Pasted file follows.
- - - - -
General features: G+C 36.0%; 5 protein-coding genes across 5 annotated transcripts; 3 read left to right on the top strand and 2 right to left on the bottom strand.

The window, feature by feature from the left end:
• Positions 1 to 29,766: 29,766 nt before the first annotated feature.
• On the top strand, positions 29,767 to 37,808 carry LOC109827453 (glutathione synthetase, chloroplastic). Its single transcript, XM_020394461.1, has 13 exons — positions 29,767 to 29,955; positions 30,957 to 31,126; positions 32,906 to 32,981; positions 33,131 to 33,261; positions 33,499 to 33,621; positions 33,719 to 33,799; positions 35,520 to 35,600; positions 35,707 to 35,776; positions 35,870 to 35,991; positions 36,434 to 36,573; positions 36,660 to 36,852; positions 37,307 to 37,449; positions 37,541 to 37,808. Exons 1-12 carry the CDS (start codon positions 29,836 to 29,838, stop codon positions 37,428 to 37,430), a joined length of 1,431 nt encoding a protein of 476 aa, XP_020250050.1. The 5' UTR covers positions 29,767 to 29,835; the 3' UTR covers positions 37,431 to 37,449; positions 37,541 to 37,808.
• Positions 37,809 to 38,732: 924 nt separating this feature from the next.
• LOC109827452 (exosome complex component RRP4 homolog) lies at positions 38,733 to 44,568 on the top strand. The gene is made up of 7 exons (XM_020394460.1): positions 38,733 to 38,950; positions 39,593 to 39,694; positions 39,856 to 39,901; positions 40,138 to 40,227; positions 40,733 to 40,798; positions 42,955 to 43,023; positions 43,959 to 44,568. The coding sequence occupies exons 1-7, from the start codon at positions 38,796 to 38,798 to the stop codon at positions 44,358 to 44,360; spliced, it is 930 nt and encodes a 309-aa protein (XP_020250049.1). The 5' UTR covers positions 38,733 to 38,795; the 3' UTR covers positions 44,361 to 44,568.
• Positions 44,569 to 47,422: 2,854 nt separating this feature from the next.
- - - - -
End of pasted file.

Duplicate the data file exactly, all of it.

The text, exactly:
General features: G+C 36.0%; 5 protein-coding genes across 5 annotated transcripts; 3 read left to right on the top strand and 2 right to left on the bottom strand.

The window, feature by feature from the left end:
• Positions 1 to 29,766: 29,766 nt before the first annotated feature.
• On the top strand, positions 29,767 to 37,808 carry LOC109827453 (glutathione synthetase, chloroplastic). Its single transcript, XM_020394461.1, has 13 exons — positions 29,767 to 29,955; positions 30,957 to 31,126; positions 32,906 to 32,981; positions 33,131 to 33,261; positions 33,499 to 33,621; positions 33,719 to 33,799; positions 35,520 to 35,600; positions 35,707 to 35,776; positions 35,870 to 35,991; positions 36,434 to 36,573; positions 36,660 to 36,852; positions 37,307 to 37,449; positions 37,541 to 37,808. Exons 1-12 carry the CDS (start codon positions 29,836 to 29,838, stop codon positions 37,428 to 37,430), a joined length of 1,431 nt encoding a protein of 476 aa, XP_020250050.1. The 5' UTR covers positions 29,767 to 29,835; the 3' UTR covers positions 37,431 to 37,449; positions 37,541 to 37,808.
• Positions 37,809 to 38,732: 924 nt separating this feature from the next.
• LOC109827452 (exosome complex component RRP4 homolog) lies at positions 38,733 to 44,568 on the top strand. The gene is made up of 7 exons (XM_020394460.1): positions 38,733 to 38,950; positions 39,593 to 39,694; positions 39,856 to 39,901; positions 40,138 to 40,227; positions 40,733 to 40,798; positions 42,955 to 43,023; positions 43,959 to 44,568. The coding sequence occupies exons 1-7, from the start codon at positions 38,796 to 38,798 to the stop codon at positions 44,358 to 44,360; spliced, it is 930 nt and encodes a 309-aa protein (XP_020250049.1). The 5' UTR covers positions 38,733 to 38,795; the 3' UTR covers positions 44,361 to 44,568.
• Positions 44,569 to 47,422: 2,854 nt separating this feature from the next.